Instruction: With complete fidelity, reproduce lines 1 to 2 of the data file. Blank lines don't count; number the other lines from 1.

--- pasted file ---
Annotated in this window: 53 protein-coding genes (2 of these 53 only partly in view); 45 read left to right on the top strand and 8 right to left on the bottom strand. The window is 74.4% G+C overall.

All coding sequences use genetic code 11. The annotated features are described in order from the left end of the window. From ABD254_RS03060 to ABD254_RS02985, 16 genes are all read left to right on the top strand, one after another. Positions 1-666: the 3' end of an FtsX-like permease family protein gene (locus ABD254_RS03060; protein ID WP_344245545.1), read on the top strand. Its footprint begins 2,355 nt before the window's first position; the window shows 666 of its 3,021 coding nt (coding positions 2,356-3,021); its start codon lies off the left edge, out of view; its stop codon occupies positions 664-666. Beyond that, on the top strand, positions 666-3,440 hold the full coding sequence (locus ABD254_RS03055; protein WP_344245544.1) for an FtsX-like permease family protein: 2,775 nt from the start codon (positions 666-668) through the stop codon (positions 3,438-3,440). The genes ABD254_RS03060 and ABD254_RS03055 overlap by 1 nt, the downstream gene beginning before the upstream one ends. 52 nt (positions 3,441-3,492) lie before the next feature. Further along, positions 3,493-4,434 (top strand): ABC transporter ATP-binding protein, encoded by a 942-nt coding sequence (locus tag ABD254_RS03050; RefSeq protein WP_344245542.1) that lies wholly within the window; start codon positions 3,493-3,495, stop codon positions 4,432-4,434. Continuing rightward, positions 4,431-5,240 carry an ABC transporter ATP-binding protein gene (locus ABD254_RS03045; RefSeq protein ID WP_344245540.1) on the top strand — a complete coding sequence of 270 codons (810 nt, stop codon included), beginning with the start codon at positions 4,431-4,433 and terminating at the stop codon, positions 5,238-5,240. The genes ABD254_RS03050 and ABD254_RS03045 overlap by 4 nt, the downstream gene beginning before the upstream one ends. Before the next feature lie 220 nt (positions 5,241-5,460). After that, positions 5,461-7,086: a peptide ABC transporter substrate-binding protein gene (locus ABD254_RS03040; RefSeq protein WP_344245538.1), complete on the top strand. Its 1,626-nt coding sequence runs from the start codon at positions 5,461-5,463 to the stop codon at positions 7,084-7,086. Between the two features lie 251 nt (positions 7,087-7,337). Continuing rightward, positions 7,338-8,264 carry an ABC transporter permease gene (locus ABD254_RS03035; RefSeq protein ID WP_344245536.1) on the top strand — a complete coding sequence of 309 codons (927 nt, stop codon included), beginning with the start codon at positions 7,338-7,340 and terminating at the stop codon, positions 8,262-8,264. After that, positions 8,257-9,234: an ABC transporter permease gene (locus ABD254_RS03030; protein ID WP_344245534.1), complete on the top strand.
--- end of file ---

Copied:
Annotated in this window: 53 protein-coding genes (2 of these 53 only partly in view); 45 read left to right on the top strand and 8 right to left on the bottom strand. The window is 74.4% G+C overall.

All coding sequences use genetic code 11. The annotated features are described in order from the left end of the window. From ABD254_RS03060 to ABD254_RS02985, 16 genes are all read left to right on the top strand, one after another. Positions 1-666: the 3' end of an FtsX-like permease family protein gene (locus ABD254_RS03060; protein ID WP_344245545.1), read on the top strand. Its footprint begins 2,355 nt before the window's first position; the window shows 666 of its 3,021 coding nt (coding positions 2,356-3,021); its start codon lies off the left edge, out of view; its stop codon occupies positions 664-666. Beyond that, on the top strand, positions 666-3,440 hold the full coding sequence (locus ABD254_RS03055; protein WP_344245544.1) for an FtsX-like permease family protein: 2,775 nt from the start codon (positions 666-668) through the stop codon (positions 3,438-3,440). The genes ABD254_RS03060 and ABD254_RS03055 overlap by 1 nt, the downstream gene beginning before the upstream one ends. 52 nt (positions 3,441-3,492) lie before the next feature. Further along, positions 3,493-4,434 (top strand): ABC transporter ATP-binding protein, encoded by a 942-nt coding sequence (locus tag ABD254_RS03050; RefSeq protein WP_344245542.1) that lies wholly within the window; start codon positions 3,493-3,495, stop codon positions 4,432-4,434. Continuing rightward, positions 4,431-5,240 carry an ABC transporter ATP-binding protein gene (locus ABD254_RS03045; RefSeq protein ID WP_344245540.1) on the top strand — a complete coding sequence of 270 codons (810 nt, stop codon included), beginning with the start codon at positions 4,431-4,433 and terminating at the stop codon, positions 5,238-5,240. The genes ABD254_RS03050 and ABD254_RS03045 overlap by 4 nt, the downstream gene beginning before the upstream one ends. Before the next feature lie 220 nt (positions 5,241-5,460). After that, positions 5,461-7,086: a peptide ABC transporter substrate-binding protein gene (locus ABD254_RS03040; RefSeq protein WP_344245538.1), complete on the top strand. Its 1,626-nt coding sequence runs from the start codon at positions 5,461-5,463 to the stop codon at positions 7,084-7,086. Between the two features lie 251 nt (positions 7,087-7,337). Continuing rightward, positions 7,338-8,264 carry an ABC transporter permease gene (locus ABD254_RS03035; RefSeq protein ID WP_344245536.1) on the top strand — a complete coding sequence of 309 codons (927 nt, stop codon included), beginning with the start codon at positions 7,338-7,340 and terminating at the stop codon, positions 8,262-8,264. After that, positions 8,257-9,234: an ABC transporter permease gene (locus ABD254_RS03030; protein ID WP_344245534.1), complete on the top strand.